Do Cell Phones Harm Unborn Babies?

An author of a new study says his research has been largely misunderstood.

ByABC News
January 8, 2009, 12:27 AM

May 20, 2008 — -- Medical experts say media reports of a study that suggests a pregnant woman's cell phone use could cause later behavioral problems in her baby raise unnecessary alarm.

In the study, slated for publication in the July issue of the journal Epidemiology, researchers at the Universities of California, Los Angeles, and Aarhus, Denmark, issued a survey to mothers of 13,159 children in Denmark. The survey asked the mothers questions about their use of cell phones during their pregnancy as well as their child's behavior and their current cell phone use.

The researchers found that the mothers who said they used cell phones during their pregnancy also reported a higher level of behavioral problems in their children.

But while the results suggested an increased risk of hyperactivity, impulsivity and difficulty concentrating in children whose mothers used cell phones during pregnancy, epidemiological experts -- including one of the paper's authors -- said it would be a mistake to assume that the findings were conclusive.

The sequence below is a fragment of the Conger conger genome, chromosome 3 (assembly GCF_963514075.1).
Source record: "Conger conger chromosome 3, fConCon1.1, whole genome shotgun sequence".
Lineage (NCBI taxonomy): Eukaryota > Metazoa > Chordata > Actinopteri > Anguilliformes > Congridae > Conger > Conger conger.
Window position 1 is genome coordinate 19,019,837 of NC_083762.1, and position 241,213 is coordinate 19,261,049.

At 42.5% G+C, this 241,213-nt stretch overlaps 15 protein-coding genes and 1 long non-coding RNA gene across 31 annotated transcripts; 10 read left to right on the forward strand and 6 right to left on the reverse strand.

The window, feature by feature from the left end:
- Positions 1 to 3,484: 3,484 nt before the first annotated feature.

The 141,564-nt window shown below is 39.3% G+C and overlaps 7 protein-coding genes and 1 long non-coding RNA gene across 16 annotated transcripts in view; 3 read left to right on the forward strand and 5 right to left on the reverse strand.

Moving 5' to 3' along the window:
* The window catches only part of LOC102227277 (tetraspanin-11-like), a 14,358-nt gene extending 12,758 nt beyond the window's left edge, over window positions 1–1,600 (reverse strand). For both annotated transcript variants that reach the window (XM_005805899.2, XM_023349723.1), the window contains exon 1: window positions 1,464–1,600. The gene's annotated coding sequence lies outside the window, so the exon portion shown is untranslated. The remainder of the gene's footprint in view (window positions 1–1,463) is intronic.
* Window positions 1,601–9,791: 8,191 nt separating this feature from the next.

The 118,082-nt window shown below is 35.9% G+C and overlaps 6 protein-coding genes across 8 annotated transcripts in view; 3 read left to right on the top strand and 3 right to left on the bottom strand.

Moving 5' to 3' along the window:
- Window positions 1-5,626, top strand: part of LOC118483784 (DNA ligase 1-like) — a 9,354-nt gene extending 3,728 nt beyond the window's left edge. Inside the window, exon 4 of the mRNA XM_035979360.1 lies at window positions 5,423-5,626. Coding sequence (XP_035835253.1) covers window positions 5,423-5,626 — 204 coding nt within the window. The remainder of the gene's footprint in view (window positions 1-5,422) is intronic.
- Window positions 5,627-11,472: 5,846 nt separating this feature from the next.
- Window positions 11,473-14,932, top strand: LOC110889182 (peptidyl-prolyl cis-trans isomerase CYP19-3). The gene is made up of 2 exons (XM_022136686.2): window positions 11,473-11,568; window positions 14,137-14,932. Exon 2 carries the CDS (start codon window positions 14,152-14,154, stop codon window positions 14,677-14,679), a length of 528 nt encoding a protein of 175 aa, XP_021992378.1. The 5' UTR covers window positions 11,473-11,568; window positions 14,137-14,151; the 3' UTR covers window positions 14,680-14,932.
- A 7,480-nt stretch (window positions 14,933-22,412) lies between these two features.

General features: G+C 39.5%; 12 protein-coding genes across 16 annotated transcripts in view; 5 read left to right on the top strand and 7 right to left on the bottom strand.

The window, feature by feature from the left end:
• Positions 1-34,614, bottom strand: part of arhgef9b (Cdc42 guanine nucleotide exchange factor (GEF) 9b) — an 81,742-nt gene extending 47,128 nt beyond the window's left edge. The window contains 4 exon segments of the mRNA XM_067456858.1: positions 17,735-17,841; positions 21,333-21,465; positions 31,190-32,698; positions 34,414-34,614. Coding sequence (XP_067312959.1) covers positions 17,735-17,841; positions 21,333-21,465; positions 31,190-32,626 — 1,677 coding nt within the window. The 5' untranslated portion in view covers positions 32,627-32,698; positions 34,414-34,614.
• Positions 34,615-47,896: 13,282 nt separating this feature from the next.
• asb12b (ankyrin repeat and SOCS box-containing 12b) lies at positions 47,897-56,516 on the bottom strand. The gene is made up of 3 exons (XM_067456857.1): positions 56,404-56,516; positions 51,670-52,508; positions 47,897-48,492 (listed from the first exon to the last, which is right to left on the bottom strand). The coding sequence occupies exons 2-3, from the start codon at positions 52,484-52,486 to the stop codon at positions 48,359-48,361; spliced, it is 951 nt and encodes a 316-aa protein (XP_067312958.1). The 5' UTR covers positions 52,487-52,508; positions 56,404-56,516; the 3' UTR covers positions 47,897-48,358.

In fact, Dr. Jorn Olsen, professor and chair of epidemiology at UCLA and a co-author of the paper, said media coverage of the research thus far has been off target.

Olsen specifically referred to a report in the British press with the headline "Warning: Using a Mobile Phone While Pregnant Can Seriously Damage Your Baby."

"That's clearly not what we wanted to suggest, and we think that there is no reason that pregnant women should be very alarmed at the findings we have," Olsen said.

He added that he and his colleagues had not expected the paper to be released until next month.

"I think that a number of journalists broke the story on this and that they did not take all of the assumptions into consideration [when reporting it]," he said.

Charles Poole, associate professor of epidemiology at the University of North Carolina at Chapel Hill, said that a number of factors could have been at play in this preliminary study that would have thrown the results off one way or the other.